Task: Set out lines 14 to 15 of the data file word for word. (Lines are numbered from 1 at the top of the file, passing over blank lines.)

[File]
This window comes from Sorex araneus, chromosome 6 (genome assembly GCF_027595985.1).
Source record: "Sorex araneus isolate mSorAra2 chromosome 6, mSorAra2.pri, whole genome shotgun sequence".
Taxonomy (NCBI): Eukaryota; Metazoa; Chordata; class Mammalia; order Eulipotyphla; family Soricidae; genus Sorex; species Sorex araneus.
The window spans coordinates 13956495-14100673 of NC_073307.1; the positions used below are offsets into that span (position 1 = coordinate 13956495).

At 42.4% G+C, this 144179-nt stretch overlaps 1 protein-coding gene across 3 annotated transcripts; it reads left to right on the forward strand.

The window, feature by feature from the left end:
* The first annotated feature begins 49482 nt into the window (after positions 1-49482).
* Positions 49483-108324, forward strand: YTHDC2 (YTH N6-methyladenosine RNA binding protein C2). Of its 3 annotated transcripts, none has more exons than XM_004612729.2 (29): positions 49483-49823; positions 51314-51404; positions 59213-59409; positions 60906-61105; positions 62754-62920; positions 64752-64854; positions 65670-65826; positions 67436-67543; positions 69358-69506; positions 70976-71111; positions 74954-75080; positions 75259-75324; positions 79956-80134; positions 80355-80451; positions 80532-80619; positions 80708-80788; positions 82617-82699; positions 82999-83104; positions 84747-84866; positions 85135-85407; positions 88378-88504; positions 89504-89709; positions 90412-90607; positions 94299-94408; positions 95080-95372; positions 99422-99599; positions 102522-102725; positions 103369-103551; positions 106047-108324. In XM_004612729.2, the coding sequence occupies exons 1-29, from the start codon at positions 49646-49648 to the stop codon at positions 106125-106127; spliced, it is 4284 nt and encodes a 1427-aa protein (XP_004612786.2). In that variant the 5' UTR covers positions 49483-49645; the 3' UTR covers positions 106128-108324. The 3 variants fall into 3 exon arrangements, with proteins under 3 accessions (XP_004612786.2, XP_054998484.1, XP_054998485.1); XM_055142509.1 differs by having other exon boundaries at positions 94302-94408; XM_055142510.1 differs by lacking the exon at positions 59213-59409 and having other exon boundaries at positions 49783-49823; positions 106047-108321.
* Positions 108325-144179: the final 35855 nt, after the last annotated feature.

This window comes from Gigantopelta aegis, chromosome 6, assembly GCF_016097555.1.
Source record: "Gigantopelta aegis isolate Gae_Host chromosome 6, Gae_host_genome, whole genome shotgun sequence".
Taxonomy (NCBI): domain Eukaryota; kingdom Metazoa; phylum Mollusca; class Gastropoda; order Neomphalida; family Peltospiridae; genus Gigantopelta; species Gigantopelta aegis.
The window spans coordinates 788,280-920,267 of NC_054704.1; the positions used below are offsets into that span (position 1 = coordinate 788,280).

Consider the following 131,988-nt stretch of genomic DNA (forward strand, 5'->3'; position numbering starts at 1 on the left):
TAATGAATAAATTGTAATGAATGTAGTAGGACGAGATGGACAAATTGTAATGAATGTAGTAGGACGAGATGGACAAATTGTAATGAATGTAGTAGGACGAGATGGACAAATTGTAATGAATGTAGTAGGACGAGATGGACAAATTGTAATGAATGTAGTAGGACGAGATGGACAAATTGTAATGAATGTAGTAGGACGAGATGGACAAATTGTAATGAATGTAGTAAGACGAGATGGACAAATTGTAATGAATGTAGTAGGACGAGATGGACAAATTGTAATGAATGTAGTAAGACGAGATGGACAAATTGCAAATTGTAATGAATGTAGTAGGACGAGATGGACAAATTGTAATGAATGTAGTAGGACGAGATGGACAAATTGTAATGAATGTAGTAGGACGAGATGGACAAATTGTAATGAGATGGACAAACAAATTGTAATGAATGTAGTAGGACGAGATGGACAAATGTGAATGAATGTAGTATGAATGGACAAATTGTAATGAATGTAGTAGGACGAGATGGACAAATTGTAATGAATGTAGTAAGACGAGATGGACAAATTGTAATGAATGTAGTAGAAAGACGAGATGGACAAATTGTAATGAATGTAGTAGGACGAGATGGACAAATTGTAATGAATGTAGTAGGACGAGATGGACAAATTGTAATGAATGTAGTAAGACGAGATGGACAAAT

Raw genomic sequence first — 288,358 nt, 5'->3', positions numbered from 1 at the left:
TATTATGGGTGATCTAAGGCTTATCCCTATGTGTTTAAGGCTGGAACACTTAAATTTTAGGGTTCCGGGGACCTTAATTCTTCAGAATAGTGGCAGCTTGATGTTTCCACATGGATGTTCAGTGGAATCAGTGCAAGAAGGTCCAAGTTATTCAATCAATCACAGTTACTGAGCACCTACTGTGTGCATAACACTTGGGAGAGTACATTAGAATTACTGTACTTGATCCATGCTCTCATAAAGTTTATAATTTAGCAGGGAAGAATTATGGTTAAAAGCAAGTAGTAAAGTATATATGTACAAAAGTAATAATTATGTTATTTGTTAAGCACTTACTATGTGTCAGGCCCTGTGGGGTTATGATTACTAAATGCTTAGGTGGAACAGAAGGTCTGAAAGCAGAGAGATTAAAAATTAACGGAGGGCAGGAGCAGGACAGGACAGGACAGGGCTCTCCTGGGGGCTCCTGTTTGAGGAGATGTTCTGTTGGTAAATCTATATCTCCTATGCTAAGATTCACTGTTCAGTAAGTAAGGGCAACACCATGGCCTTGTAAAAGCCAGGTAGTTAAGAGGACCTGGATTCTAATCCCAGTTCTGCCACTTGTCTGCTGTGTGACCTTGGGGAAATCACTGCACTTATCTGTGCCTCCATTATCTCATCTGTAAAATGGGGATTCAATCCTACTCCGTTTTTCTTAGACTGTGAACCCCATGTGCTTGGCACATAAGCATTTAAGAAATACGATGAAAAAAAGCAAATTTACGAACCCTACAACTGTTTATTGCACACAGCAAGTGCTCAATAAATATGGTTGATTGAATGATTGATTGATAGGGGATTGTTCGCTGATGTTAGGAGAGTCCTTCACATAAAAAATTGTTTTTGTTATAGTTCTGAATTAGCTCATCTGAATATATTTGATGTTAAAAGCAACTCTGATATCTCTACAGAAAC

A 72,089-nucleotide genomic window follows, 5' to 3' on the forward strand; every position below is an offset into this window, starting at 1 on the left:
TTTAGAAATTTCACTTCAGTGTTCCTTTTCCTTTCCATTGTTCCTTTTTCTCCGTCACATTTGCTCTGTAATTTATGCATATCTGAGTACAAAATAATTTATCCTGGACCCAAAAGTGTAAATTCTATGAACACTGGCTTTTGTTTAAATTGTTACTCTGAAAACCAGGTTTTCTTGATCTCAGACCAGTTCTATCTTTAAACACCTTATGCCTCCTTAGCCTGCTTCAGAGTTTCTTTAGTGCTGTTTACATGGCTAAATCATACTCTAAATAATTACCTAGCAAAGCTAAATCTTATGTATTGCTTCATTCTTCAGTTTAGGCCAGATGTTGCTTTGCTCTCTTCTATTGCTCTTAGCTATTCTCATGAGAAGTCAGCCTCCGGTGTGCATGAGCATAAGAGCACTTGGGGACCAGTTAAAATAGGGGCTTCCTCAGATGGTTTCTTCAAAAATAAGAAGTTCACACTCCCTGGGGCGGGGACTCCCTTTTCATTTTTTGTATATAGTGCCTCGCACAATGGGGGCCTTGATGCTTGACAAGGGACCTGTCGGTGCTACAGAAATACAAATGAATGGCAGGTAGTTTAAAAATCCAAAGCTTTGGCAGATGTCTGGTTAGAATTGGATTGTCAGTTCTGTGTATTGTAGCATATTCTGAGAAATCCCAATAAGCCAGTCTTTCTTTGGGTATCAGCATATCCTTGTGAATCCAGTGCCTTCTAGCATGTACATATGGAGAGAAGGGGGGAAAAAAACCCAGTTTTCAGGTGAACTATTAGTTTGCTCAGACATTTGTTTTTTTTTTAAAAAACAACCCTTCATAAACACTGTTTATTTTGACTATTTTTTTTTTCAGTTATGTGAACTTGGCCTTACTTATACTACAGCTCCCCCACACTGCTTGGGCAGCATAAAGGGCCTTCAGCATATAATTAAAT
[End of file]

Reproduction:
Consider the following 131,988-nt stretch of genomic DNA (forward strand, 5'->3'; position numbering starts at 1 on the left):
TAATGAATAAATTGTAATGAATGTAGTAGGACGAGATGGACAAATTGTAATGAATGTAGTAGGACGAGATGGACAAATTGTAATGAATGTAGTAGGACGAGATGGACAAATTGTAATGAATGTAGTAGGACGAGATGGACAAATTGTAATGAATGTAGTAGGACGAGATGGACAAATTGTAATGAATGTAGTAGGACGAGATGGACAAATTGTAATGAATGTAGTAAGACGAGATGGACAAATTGTAATGAATGTAGTAGGACGAGATGGACAAATTGTAATGAATGTAGTAAGACGAGATGGACAAATTGCAAATTGTAATGAATGTAGTAGGACGAGATGGACAAATTGTAATGAATGTAGTAGGACGAGATGGACAAATTGTAATGAATGTAGTAGGACGAGATGGACAAATTGTAATGAGATGGACAAACAAATTGTAATGAATGTAGTAGGACGAGATGGACAAATGTGAATGAATGTAGTATGAATGGACAAATTGTAATGAATGTAGTAGGACGAGATGGACAAATTGTAATGAATGTAGTAAGACGAGATGGACAAATTGTAATGAATGTAGTAGAAAGACGAGATGGACAAATTGTAATGAATGTAGTAGGACGAGATGGACAAATTGTAATGAATGTAGTAGGACGAGATGGACAAATTGTAATGAATGTAGTAAGACGAGATGGACAAAT